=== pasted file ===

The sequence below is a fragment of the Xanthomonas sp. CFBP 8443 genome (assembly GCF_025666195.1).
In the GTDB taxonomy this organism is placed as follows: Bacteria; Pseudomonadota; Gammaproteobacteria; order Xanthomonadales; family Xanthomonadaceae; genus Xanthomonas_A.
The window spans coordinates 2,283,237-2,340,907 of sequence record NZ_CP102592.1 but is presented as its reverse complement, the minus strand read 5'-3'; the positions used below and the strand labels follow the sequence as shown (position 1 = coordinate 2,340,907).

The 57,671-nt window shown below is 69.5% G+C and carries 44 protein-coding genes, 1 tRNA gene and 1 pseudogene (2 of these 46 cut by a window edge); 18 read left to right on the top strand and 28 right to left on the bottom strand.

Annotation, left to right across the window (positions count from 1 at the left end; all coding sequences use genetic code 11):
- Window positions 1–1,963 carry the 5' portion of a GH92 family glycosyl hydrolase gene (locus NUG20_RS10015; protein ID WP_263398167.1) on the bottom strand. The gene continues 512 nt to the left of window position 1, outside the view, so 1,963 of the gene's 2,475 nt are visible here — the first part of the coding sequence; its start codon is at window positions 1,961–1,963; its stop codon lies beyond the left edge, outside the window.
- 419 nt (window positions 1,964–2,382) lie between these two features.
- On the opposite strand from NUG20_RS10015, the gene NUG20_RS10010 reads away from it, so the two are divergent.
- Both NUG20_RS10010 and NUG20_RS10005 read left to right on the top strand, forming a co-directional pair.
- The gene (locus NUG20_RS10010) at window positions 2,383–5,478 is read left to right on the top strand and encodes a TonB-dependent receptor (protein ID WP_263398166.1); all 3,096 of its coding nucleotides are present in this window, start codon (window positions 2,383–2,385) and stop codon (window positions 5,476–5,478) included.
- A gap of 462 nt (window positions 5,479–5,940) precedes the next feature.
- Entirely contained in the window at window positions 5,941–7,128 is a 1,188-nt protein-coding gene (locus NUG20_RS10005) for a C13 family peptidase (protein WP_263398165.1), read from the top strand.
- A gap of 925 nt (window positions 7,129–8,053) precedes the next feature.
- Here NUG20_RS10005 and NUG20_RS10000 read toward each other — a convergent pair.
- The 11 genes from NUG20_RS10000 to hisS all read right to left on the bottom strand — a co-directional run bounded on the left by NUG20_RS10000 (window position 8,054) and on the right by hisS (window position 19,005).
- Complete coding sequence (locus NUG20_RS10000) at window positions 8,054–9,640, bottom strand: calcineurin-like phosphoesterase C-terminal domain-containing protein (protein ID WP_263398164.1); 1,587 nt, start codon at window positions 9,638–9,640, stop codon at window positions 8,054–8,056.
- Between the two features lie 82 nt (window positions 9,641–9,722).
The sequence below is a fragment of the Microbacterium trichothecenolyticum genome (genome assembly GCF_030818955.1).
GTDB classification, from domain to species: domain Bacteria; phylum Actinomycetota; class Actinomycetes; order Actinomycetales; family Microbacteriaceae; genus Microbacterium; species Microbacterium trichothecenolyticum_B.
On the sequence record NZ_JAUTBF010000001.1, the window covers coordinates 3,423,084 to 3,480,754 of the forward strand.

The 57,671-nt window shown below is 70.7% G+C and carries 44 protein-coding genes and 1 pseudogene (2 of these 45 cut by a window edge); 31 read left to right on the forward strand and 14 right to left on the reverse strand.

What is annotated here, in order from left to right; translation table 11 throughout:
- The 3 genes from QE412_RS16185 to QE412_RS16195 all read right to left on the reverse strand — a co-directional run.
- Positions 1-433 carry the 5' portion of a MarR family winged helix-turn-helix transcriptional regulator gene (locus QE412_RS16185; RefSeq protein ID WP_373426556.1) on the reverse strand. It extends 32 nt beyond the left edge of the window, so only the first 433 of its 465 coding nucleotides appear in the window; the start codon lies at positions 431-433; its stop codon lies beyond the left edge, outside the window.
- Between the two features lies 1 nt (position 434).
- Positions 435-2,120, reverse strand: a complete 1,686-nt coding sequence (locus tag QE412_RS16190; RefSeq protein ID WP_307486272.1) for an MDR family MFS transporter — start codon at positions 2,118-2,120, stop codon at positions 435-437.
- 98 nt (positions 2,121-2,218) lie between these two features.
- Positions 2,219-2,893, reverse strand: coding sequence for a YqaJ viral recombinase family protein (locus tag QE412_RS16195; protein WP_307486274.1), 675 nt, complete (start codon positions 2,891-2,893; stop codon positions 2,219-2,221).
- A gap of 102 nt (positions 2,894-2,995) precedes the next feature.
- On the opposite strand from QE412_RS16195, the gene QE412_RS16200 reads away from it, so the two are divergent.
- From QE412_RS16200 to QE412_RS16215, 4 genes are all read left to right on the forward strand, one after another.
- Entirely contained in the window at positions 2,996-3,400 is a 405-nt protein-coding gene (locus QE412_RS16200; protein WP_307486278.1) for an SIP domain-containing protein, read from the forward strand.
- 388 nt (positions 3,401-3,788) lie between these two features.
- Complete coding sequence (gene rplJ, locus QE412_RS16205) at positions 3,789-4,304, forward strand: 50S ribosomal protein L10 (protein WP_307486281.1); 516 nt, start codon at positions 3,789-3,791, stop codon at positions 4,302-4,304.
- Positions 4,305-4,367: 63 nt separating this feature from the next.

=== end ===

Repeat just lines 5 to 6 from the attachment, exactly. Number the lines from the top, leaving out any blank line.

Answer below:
Annotation, left to right across the window (positions count from 1 at the left end; all coding sequences use genetic code 11):
- Window positions 1–1,963 carry the 5' portion of a GH92 family glycosyl hydrolase gene (locus NUG20_RS10015; protein ID WP_263398167.1) on the bottom strand. The gene continues 512 nt to the left of window position 1, outside the view, so 1,963 of the gene's 2,475 nt are visible here — the first part of the coding sequence; its start codon is at window positions 1,961–1,963; its stop codon lies beyond the left edge, outside the window.